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The Mysterious Underground Chambers of Gilmerton Cove

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posted on Feb, 17 2014 @ 09:43 AM
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reply to post by leolady
 


No, they're not far and aren't they all nicely lined up to take something off the boats?
The grail story persists, and there's usually good reason for folklore.

Whatever it is, somebody went to an awful lot of trouble to hollow out those rooms.




posted on Feb, 17 2014 @ 09:56 AM
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S & F
Great thread. I have always been fascinated by the mystique and romance of the British Isles. The castles, the towns and villages, the countryside. Everything about them! What an incredible vibe. Many of the town names are also very cool.

Hinton-in-the-Hedges and Newcastle upon Tyne. Those names are definitely cooler than Toledo or Tallahassee.



posted on Feb, 17 2014 @ 10:38 AM
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Great find! So interesting. Thank you

I'll keep an eye on this topic from now on.

S&F



posted on Feb, 17 2014 @ 11:13 AM
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So it's a meeting place for secret societies?



posted on Feb, 17 2014 @ 02:58 PM
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dollukka
reply to post by beansidhe
 


What im intrested of is who built the house above it and if the first owners had mason connection. That house cannot be as old as the caves under it.
Rosslyn church is intresting as well as it has some very weird looking carvings.


The caves are probably much older and formed naturally, since rainwater can dissolve sandstone. All builders at that time belonged to guilds which ran their own apprenticeship schemes. They would have excavated the sandstone from the ground to build a basement as well as cut sandstone blocks.

The large pit in the floor may have been used to collect water during stone cutting and construction, during floods or even when washing out the basement. Modern basements below the ground water level have a sump and it's basically a large square hole in the floor with a pump that sucks the water out and pushes it down a drain. In those days, the only option would be to use buckets.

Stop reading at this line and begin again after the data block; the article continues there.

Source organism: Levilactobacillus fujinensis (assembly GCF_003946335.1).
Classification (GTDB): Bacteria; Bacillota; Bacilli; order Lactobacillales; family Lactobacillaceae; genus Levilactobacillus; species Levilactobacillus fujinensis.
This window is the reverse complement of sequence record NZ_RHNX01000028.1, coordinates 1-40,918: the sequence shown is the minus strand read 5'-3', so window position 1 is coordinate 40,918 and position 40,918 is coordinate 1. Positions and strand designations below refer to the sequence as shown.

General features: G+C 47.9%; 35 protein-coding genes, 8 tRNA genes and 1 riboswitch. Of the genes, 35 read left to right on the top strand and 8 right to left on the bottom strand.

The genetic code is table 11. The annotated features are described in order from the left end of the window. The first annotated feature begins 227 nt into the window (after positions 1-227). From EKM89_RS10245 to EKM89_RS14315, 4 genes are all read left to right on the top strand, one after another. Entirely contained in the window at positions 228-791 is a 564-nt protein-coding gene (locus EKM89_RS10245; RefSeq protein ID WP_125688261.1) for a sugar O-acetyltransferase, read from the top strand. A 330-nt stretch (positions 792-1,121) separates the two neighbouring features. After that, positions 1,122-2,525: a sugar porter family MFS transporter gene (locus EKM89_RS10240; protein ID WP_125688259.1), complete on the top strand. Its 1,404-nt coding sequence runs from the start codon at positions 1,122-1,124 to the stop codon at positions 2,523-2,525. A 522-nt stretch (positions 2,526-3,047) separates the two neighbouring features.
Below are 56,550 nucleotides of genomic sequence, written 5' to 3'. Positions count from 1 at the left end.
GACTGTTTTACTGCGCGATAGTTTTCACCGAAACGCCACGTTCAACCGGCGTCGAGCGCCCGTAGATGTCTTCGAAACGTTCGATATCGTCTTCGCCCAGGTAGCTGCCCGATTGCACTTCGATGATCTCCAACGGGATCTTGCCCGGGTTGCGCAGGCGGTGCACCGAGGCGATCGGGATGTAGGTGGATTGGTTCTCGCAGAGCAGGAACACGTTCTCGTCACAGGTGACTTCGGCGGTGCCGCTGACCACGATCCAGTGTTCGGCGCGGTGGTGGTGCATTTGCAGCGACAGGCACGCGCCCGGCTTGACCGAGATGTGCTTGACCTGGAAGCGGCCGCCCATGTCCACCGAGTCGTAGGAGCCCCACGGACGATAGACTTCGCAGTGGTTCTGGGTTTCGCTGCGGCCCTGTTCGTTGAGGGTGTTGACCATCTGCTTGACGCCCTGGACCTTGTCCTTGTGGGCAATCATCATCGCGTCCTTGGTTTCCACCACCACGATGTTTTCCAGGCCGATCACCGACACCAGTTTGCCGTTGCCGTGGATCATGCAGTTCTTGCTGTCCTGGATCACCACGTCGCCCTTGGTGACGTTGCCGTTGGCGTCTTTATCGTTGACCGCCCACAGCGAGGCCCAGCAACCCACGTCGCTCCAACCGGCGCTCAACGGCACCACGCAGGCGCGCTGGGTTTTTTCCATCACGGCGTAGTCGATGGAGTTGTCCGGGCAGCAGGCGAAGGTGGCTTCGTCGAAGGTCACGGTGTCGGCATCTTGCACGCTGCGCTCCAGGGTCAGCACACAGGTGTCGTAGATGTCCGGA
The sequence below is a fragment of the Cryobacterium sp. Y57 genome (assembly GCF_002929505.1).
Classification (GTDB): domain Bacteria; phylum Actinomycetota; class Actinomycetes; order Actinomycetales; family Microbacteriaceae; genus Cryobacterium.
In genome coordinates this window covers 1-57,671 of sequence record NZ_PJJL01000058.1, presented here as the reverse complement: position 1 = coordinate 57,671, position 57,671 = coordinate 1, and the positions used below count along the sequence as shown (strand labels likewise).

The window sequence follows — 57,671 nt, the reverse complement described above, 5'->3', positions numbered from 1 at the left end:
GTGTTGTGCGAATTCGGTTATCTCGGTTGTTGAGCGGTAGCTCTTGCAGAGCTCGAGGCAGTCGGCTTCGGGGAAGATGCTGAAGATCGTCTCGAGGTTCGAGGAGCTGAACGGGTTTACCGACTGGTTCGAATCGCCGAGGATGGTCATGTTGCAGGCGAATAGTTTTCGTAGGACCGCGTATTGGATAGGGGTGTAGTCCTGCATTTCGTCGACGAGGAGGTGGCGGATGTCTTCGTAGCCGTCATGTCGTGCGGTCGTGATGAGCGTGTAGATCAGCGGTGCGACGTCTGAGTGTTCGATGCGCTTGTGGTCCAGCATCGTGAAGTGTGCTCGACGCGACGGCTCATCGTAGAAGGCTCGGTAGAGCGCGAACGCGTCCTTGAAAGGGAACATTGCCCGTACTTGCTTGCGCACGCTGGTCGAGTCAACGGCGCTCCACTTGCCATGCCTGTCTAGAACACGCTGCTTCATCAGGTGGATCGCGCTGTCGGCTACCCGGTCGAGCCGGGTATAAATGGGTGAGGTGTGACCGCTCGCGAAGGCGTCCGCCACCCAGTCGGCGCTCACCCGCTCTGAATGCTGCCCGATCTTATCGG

Just about every apartment block in Edinburgh has at least one basement level. The stone-masons would take advantage of ay any natural cliff, valley or pre-existing wall and just build on top of it, over it, or around it. Hill-tops would be flattened, and valleys built over with viaducts so that it would look like a normal road from above, but would actually have deep basements.

Here's an example of building along a cliff: goo.gl...

I once went on a tour of some newly discovered basements in Edinburgh's Old Town - they went three levels down a spiral staircase. I'll put the photographs in a new thread if anyone is interested.
edit on 17-2-2014 by stormcell because: (no reason given)



posted on Feb, 17 2014 @ 03:24 PM
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reply to post by stormcell
 


There is speculation that the coves are much, much older than 18th century.
But why go to the trouble of adding in a carved blacksmith's forge and fireplace - both unused? Was something to be made here?

By the way, I would love to see your thread!



posted on Feb, 17 2014 @ 04:08 PM
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beansidhe
reply to post by Skyfloating
 


Edinburgh's full of them, it's got a fascinating past.
Here's an example:




The Edinburgh Vaults or South Bridge Vaults are a series of chambers formed in the nineteen arches of the South Bridge in Edinburgh, Scotland, which was completed in 1788. For around 30 years, the vaults were used to house taverns, cobblers and other tradesmen, and as storage space for illicit material, reportedly including the bodies of people killed by serial killers Burke and Hare for medical experiments.
As the conditions in the vaults deteriorated, mainly because of damp and poor air quality, the businesses left and the very poorest of Edinburgh's citizens moved in, though by around 1820, even they are believed to have left too. That people had lived there was only discovered in 1985 during an excavation, when middens were found containing toys, medicine bottles, plates, and other signs of human habitation.[1]


The Edinburgh Vaults


Don't forget Mary King's Close...


Mary King's Close is an old Edinburgh close under buildings in the Old Town area of Edinburgh, Scotland. It took its name from one Mary King, daughter of advocate Alexander King, who in the 17th century had owned several properties within the close.[1][2] The close was partially demolished and buried under the Royal Exchange, and later being closed to the public for many years, the complex became shrouded in myths and urban legends; tales of ghosts and murders, and myths of plague victims being walled up and left to die abounded.[3][4]